Retailing | North Hollywood will get a new comics shop on Nov. 10, when Blastoff Comics opens its doors. Owner Jud Meyers seems to think it is an essential part of a hip neighborhood: “They want restaurants, they want bars, they want supermarkets, they want gyms. What didn’t they have? They don’t have a comic book store, every neighborhood has got to have a comic book store.” The opening will feature an assortment of comics guests, including Mark Waid, Greg Hurwitz, and Jim Kreuger, whose The High Cost of Happily Ever After will premiere at the event. [Patch.com]
If you didn’t have the massive ticket price for MorrisonCon last weekend, perhaps this is more your speed: the fifth annual Dundee Comics Day at the University of Dundee, Scotland. Much of the day’s event sounds like a redux of the program for Morrison’s high-end Sin City shindig, sans the pop magick angle:
The Dundee Comics day once again welcomes a stellar line-up of top industry talent, this time to celebrate the comics of award-winning Scottish writer Grant Morrison (MBE). Grant will be discussing his approach to writing comics, his thoughts about superheroes, as expressed in his recent book Supergods: Our World in the Age of the Superhero, and his experience of working with some of the best comics artists in the industry.
This exploration of the comics of Grant Morrison is timely given his recent award of an MBE, but also because the University of Dundee is currently leading the way in the emerging field of Comics Studies with modules on comics at Undergraduate and postgraduate level, including the UK’s first MLitt in Comics Studies in the School of Humanities, launched in September 2011. DJCAD has also launched very successful modules on creating comics. The University of Dundee is therefore delighted to have this opportunity to celebrate the huge success of one of Scotland’s most influential and successful authors. The Comics Day talks are designed to appeal to everyone with an interest in comics, and will be accompanied by an exhibition of comic art work.
A raft of Morrison’s past collaborators will be joining him in Dundee, including Cameron Stewart (Seaguy, The Guardian), Frazer Irving (Klarion The Witch Boy, Batman), Frank Quitely (Flex Mentallo, New X-Men, WE3, All Star Superman, Batman & Robin, Multiversity), Rian Hughes (Dare) and Jill Thompson (The Invisibles). Two days prior, the college’s cinema is hosting a showing of Talking to Gods, the seldom-screened documentary on Morrison’s life and career.
MorrisonCon organizers have released the programming schedule for the Sept. 28-30 event, which brings together a limited number of attendees and such creators as Grant Morrison, Frank Quitely, Robert Kirkman, Gerard Way, Jim Lee and J.H. Williams III for an “intimate gathering” in Las Vegas.
Highlights include a spoken-word performance by Morrison and My Chemical Romance’s Gerard Way and James Dewees, a discussion of Morrison’s upcoming project (including Happy! with Darick Robertson, Multiversity, and Pax Americana with Quitely), separate panels with the event’s featured writers and artists, and spotlights on Kirkman, Williams, Jason Aaron and Jonathan Hickman.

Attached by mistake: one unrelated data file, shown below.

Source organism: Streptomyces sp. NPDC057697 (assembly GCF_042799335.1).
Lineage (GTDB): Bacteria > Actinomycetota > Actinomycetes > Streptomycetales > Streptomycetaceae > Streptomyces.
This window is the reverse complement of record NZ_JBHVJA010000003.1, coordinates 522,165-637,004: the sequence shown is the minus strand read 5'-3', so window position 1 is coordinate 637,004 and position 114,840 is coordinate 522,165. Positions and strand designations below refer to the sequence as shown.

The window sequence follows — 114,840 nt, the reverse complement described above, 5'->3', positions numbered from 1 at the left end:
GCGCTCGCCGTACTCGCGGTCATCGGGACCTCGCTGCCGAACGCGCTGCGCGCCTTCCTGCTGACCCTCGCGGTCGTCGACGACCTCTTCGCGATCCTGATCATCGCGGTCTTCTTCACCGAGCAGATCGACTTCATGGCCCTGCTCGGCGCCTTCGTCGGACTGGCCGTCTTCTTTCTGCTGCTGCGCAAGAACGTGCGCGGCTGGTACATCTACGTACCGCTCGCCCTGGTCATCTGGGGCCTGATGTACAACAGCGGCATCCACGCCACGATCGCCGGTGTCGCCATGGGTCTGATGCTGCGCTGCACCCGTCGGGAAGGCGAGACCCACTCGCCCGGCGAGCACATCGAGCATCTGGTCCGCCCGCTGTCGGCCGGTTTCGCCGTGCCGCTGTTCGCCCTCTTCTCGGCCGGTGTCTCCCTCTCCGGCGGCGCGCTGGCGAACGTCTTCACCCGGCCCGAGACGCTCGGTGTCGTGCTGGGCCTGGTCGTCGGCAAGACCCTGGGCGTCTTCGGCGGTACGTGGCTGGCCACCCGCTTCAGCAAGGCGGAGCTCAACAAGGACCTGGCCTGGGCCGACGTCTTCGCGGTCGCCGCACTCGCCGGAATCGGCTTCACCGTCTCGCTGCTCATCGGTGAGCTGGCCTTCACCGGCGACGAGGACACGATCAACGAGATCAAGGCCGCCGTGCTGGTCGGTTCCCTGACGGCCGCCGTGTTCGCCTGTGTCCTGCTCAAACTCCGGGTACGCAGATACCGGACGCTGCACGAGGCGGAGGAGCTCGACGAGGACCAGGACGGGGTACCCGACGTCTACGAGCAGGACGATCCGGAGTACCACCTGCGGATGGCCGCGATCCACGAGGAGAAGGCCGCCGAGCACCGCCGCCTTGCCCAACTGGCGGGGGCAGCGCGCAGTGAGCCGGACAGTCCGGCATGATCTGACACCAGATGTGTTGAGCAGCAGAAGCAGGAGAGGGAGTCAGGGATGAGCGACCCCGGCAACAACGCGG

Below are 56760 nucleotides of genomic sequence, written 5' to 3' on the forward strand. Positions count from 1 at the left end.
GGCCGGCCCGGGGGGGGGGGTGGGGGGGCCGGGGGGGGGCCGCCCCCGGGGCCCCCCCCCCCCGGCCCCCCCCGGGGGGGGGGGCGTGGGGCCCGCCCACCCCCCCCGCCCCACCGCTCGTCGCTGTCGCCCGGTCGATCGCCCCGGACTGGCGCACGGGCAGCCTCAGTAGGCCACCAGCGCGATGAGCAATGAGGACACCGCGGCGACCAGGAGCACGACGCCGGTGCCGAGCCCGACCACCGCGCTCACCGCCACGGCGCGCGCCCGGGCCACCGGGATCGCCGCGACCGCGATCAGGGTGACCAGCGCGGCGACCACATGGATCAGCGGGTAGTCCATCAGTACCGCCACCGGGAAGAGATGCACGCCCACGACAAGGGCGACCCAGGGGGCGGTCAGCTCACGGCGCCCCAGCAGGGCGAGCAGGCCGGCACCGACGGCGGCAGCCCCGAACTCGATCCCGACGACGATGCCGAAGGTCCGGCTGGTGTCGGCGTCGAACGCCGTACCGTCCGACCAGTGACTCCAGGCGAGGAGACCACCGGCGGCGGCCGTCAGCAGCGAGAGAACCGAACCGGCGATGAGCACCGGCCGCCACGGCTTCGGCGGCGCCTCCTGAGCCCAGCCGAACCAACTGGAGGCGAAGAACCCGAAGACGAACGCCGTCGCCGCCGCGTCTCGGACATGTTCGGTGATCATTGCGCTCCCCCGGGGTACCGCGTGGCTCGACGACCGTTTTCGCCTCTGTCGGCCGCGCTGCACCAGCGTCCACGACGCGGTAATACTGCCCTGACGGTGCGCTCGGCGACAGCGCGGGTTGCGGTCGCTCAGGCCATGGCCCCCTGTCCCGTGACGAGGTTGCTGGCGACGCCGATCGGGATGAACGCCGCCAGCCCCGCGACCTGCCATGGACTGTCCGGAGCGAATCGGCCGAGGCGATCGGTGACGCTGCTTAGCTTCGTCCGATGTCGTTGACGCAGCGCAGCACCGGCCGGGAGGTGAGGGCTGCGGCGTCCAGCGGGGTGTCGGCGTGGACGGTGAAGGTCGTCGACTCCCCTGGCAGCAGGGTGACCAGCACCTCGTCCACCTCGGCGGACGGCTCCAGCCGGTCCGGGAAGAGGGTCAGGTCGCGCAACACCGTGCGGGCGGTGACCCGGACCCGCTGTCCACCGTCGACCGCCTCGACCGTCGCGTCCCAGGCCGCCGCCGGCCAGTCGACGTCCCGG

Attendance is limited to 1,000. Ticket packages, which range in price from $699 to $1,099 (and include admission and a room at the Hard Rock Hotel), are still available at the MorrisonCon website. See the full schedule below.
The Hollywood Reporter has debuted the variant cover created by Invincible artist Ryan Ottley for the landmark 100th issue of The Walking Dead, the acclaimed horror series by Robert Kirkman, Charlie Adlard and Cliff Rathburn. The variant joins those newly revealed from Todd McFarlane, Frank Quitely and Marc Silvestri, as well as the wraparound by Adlard.
“When Robert asked me to draw a cover for The Walking Dead, he said the magic words: ‘draw whatever you want.’ So I was totally excited to do something ‘action-y’ with Michonne and her sword,” Ottley said. “She’s always been my favorite character in the book, and soon to be in the TV show as well. And it’s always fun drawing zombie gore, especially with swords!”
Comic Book Resources will reveal Bryan Hitch’s variant cover Tuesday morning. Another by Sean Phillips will likely debut elsewhere. The Walking Dead #100 arrives July 11.
Kirkman and Ottley’s Invincible should reach its 100th issue in January. Check out the covers by Ottley, Quitely and Silvestri below (sorry, TV Guide ran McFarlane’s postage-stamp size).
Since the dawn of the medium, comic books largely have been the creation of writers and artists working hand-in-hand to produce the characters, stories, titles and universes you follow each week. Recently, however, lawsuits by comic creators against publishers — and sometimes other creators — have raised the question of where, when and how a comic is truly created. Are they the product of the writer, with the artist simply tasked to illustrate the story based on instructions laid out in a script or outline? Or is it a communal effort, with writer and artist both providing unique contributions to the creation of the character and setting, each serving as a storyteller in the planning, coordination and draftsmanship of the actual comic pages? In recent years, comics have become a writer-centric medium, for better or worse, but artists continue to play a crucial, if sometimes overlooked, role in the design of characters and transformation of the writer’s scripts into, you know, comics.
In an interview with ICv2.com, Howard Chaykin relayed a story about how an unnamed writer views an artist’s contribution as “absolutely nothing to do with the creative process in comics.” “I am of the belief that the artist does 50 percent of the ‘writing’ in comic books,” said Chaykin, who’s worked as a writer and artist for decades. “I think the guy is plum crazy. It staggered me in its limited understanding of what comic books are about.”
Sometimes I think I dreamed that DC Comics announced that they would finally collect Grant Morrison and Frank Quitely’s Flex Mentallo miniseries into a deluxe edition, but no, I didn’t dream it — it actually was announced earlier this year. And if you need more proof that it isn’t some sort of hoax, dream or Elseworlds scenario, today Vertigo revealed Frank Quitely’s cover for the Flex Mentallo Man of Muscle Mystery Deluxe Edition, which is due out in February.
Check out the entire cover after the jump.